Elon Musk's SEC drama is over almost as soon as it begun -- the entrepreneur has settled with the SEC over the securities fraud charge for his tweets about taking Tesla private. He'll get to keep the CEO position and won't have to admit guilt, but he'll have to step down as Chairman and let an independent person take that position. He won't be eligible for that position for three years, the SEC said. Tesla will also have to appoint a total of two new directors, create a committee of independent directors and establish "additional controls and procedures" for Musk's communications. Both Musk and Tesla will pay $20 million each in penalties, all of which will go toward "harmed investors."
The settlement tackles Musk's behavior by "strengthening Tesla's corporate governance and oversight," SEC enforcement co-director Stephanie Avakian said.
We've asked Tesla for comment, and the measure is still dependent on court approval. However, it's not surprising that Musk would settle with the SEC so quickly, even after reports that he didn't want to stain his reputation with a settlement or be "untruthful" to himself. If the SEC was successful, Musk faced the prospect of both a fraud conviction and losing all control of Tesla. For someone so heavily invested in his companies (Musk has slept at the Tesla factory to improve production), the prospect of letting go is likely difficult to imagine.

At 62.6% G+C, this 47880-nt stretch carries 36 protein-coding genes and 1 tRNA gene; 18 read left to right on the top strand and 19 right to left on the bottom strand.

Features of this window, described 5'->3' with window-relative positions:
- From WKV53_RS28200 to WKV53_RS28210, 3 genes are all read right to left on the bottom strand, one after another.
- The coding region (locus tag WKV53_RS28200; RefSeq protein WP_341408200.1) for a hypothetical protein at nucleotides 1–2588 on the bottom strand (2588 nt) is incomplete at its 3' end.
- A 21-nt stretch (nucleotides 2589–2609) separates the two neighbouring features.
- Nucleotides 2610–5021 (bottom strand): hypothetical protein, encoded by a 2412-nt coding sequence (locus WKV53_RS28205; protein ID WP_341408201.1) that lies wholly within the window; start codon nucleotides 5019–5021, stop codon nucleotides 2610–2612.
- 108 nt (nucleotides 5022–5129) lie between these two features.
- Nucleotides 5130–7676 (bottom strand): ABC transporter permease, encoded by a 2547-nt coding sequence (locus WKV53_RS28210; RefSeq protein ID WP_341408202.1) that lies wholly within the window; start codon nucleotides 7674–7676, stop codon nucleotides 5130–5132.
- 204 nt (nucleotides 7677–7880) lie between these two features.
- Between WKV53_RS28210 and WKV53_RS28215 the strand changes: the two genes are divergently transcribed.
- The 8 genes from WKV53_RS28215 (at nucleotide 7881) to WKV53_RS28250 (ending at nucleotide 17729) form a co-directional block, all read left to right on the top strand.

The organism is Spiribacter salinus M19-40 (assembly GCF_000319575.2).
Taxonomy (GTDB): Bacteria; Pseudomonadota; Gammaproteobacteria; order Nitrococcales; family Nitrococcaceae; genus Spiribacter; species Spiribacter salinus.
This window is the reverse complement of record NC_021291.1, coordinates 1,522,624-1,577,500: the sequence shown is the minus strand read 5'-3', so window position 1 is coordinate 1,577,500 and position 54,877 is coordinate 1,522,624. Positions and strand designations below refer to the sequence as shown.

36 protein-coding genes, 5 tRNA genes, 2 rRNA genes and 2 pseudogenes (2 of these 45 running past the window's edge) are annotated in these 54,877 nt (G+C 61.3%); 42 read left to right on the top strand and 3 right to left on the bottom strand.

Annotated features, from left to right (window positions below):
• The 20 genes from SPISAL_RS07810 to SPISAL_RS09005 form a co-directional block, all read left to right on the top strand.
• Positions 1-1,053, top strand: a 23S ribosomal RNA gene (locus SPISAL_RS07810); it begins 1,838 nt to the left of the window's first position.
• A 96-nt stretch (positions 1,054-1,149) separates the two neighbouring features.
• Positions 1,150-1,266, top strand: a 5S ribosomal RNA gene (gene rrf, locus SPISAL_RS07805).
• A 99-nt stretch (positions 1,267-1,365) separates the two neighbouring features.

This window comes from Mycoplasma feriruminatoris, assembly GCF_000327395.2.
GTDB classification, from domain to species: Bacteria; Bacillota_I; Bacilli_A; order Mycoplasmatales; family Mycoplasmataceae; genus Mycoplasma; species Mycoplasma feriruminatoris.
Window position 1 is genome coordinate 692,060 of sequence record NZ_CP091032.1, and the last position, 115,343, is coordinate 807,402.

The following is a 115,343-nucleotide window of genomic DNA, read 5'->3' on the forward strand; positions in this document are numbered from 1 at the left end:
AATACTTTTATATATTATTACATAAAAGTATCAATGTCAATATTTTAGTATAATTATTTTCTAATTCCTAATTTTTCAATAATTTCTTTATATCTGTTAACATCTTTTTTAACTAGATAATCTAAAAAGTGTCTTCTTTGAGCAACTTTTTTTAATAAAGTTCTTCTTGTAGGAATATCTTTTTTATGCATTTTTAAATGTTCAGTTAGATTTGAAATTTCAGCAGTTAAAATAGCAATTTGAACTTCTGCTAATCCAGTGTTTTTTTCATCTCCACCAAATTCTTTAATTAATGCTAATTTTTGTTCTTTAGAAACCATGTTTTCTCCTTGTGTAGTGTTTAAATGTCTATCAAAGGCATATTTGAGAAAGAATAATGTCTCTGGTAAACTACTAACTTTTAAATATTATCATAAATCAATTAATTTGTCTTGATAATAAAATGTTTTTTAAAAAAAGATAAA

There's also a degree of irony to the settlement. Musk had considered going private out of distaste for short sellers who were counting on a decline in Tesla's stock price. He's now obligated to send money to some of the very short sellers he was so determined to avoid. Still, it's a relatively small price to pay given what could have happened if Musk had fought the SEC charge to the bitter end.